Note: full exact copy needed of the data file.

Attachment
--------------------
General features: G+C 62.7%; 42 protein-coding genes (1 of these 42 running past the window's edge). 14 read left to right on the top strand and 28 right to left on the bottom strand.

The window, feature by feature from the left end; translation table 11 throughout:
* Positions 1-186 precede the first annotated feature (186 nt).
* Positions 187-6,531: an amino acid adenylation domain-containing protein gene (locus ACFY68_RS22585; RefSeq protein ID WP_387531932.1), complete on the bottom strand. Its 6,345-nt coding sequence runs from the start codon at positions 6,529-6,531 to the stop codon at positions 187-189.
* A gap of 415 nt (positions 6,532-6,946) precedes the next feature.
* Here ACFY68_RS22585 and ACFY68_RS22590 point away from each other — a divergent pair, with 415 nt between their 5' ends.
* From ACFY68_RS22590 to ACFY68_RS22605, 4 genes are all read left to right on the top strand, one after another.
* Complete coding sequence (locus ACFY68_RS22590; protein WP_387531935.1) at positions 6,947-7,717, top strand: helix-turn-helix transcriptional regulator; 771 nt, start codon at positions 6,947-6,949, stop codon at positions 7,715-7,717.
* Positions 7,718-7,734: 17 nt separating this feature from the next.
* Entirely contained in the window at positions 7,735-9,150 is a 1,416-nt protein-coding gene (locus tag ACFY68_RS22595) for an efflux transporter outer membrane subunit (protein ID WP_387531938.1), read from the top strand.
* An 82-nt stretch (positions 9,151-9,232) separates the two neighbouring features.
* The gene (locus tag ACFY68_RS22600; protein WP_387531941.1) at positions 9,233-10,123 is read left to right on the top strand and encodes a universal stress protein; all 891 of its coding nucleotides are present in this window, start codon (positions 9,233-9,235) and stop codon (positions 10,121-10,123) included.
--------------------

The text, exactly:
General features: G+C 62.7%; 42 protein-coding genes (1 of these 42 running past the window's edge). 14 read left to right on the top strand and 28 right to left on the bottom strand.

The window, feature by feature from the left end; translation table 11 throughout:
* Positions 1-186 precede the first annotated feature (186 nt).
* Positions 187-6,531: an amino acid adenylation domain-containing protein gene (locus ACFY68_RS22585; RefSeq protein ID WP_387531932.1), complete on the bottom strand. Its 6,345-nt coding sequence runs from the start codon at positions 6,529-6,531 to the stop codon at positions 187-189.
* A gap of 415 nt (positions 6,532-6,946) precedes the next feature.
* Here ACFY68_RS22585 and ACFY68_RS22590 point away from each other — a divergent pair, with 415 nt between their 5' ends.
* From ACFY68_RS22590 to ACFY68_RS22605, 4 genes are all read left to right on the top strand, one after another.
* Complete coding sequence (locus ACFY68_RS22590; protein WP_387531935.1) at positions 6,947-7,717, top strand: helix-turn-helix transcriptional regulator; 771 nt, start codon at positions 6,947-6,949, stop codon at positions 7,715-7,717.
* Positions 7,718-7,734: 17 nt separating this feature from the next.
* Entirely contained in the window at positions 7,735-9,150 is a 1,416-nt protein-coding gene (locus tag ACFY68_RS22595) for an efflux transporter outer membrane subunit (protein ID WP_387531938.1), read from the top strand.
* An 82-nt stretch (positions 9,151-9,232) separates the two neighbouring features.
* The gene (locus tag ACFY68_RS22600; protein WP_387531941.1) at positions 9,233-10,123 is read left to right on the top strand and encodes a universal stress protein; all 891 of its coding nucleotides are present in this window, start codon (positions 9,233-9,235) and stop codon (positions 10,121-10,123) included.